Sunday, February 14, 2010
We Die Of Heartbreak
“When sorrows come, they come not single spies, but in battalions.”William Shakespeare
Hamlet Act IV, Sc. 5
In the midst of a number of significant crises last week, Stone died. His back legs were nearly useless, but his personality and intelligence remained untouched until the end. He slipped away as I held him in my arms on the floor of an exam room at our vet’s office. He was ten years old.
I used to think the teacher was the guy who knew all the answers. Over time, I have learned that the questions are far more important. Stone’s death made me realize how much I do not know about this life, and how much I may never understand. How can such a gentle creature suffer so much? Where is he now, and is he alone? And how do we live in a world where we are destined to die? The teacher should be the one who asks the questions and is willing to follow those questions into the darkest parts of human existence to find the answers and bring them back to enlighten others.
So, I will continue to search for answers. Who are we? Why are we here? What does this life mean?
As I have watched friends and loved ones die, stood over the body of my mother, looked into the eyes of the sick, I realize I know nothing. I understand and comprehend only a fraction of what it means to truly live. I am left with tears, regrets and bitterness, but so little wisdom. And it is wisdom that I need right now.
I do not make friends easily. I use humor to attempt to diffuse my inadequacies, my awkwardness. People have told me I am a loner, someone more comfortable in solitude than with others. This is difficult for my wife; she enjoys family and friends. She likes being with others. For me, comfort resides in books, ideas, observations, anonymity. Outside of the classroom, I could be quiet forever. I push people away many times, holding them to impossible standards as I am hyper-critical of myself and my actions. Nothing is ever good enough. I do not think I deserve success or love or friendship.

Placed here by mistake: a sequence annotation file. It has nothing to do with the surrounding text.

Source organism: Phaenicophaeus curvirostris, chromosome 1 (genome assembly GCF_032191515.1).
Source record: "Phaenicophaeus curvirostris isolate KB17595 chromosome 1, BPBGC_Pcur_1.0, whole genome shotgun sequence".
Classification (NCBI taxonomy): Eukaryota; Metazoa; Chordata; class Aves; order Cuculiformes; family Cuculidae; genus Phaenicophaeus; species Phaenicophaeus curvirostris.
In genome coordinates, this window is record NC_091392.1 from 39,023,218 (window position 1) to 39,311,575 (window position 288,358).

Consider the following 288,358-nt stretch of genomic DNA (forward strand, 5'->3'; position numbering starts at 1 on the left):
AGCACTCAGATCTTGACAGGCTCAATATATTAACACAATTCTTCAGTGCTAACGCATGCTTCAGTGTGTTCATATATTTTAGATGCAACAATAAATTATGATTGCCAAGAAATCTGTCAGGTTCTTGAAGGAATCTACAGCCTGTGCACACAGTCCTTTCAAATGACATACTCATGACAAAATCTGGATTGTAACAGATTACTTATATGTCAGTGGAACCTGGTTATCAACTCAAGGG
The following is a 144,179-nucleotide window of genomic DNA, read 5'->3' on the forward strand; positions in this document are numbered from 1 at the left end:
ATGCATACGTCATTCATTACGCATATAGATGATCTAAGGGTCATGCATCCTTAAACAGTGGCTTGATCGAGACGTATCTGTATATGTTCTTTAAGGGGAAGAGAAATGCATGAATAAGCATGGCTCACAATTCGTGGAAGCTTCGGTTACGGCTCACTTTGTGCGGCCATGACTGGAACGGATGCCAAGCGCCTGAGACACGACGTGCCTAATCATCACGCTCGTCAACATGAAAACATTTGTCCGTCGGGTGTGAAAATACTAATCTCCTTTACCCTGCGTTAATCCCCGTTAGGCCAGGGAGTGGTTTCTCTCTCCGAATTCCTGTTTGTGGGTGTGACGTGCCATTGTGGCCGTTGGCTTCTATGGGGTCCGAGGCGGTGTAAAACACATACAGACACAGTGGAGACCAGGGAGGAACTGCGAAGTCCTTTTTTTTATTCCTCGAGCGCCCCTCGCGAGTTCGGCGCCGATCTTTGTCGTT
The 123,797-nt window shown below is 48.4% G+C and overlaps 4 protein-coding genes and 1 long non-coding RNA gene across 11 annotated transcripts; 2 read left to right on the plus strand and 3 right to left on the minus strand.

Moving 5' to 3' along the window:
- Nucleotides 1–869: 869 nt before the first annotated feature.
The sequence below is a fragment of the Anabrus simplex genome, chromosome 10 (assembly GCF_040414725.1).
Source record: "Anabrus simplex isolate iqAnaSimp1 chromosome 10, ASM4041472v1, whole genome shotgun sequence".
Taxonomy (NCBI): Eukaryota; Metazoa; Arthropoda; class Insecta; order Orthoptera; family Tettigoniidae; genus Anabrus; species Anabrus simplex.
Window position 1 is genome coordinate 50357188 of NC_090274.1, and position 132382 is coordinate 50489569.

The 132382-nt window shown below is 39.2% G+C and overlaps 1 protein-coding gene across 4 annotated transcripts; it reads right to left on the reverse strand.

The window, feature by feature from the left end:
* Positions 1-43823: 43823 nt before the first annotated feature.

That is why I connected so strongly with Stone. Dogs love unconditionally. They live in the moment. He was always happy to see us when we came home and was never happier than at dinner time or snoring soundly through the dark of night at the foot of our bed. He never growled or threatened; he loved people and brought peace and comfort to my life.
Our long walks, often late at night, taught me the importance of the moment. And whatever he had to endure with his myriad health problems, he did so without complaint. He had the highest pain threshold of any creature—human or animal—that I have ever encountered. No yelping, no whining, and he rarely barked. He was reserved, quiet, dignified in a way I have rarely seen in humans. I have had many dogs in my life, but Stone was the best. He was also with me for the shortest duration, and I am thankful I had him for the time I did, but I will always wish for more.
For me, mid-life is fraught with uncertainty: aging parents, difficult work, a poor economy, my own health issues, and my questions about what this life means. Ultimately, where do we go after? If all we are granted on this earth is seventy-five years, what does this brief flame of human existence mean in the scheme of time?
I will reexamine every work of literature. I will continue to study history, philosophy, science, and every other subject to find the answers. When the time comes, I want to understand our place in the world. I want to know death, and if possible, gather at least some wisdom about where we go when we die. Man should not fear death. He should fear the realization that coming to the end of his life he has not lived.
So I will live looking for the truth, endeavoring to understand the mysteries. I know that loss is inevitable. We bury those we love—parents, grandparents, children, friends. Pain and suffering are part of this existence, and nearly every religion devotes a portion of its sacred texts to a discussion of the darkness inherent in life. I will return to those texts yet again to search for answers. And if I find that we simply exist, than so be it. I am ready to confront whatever truth I find.
Stone resides in memory now, and even though his physicality is gone, his essence remains like an echo through my days. Those echoes will haunt me and leave me restless in sleep. I hear them still, and I hope I always will.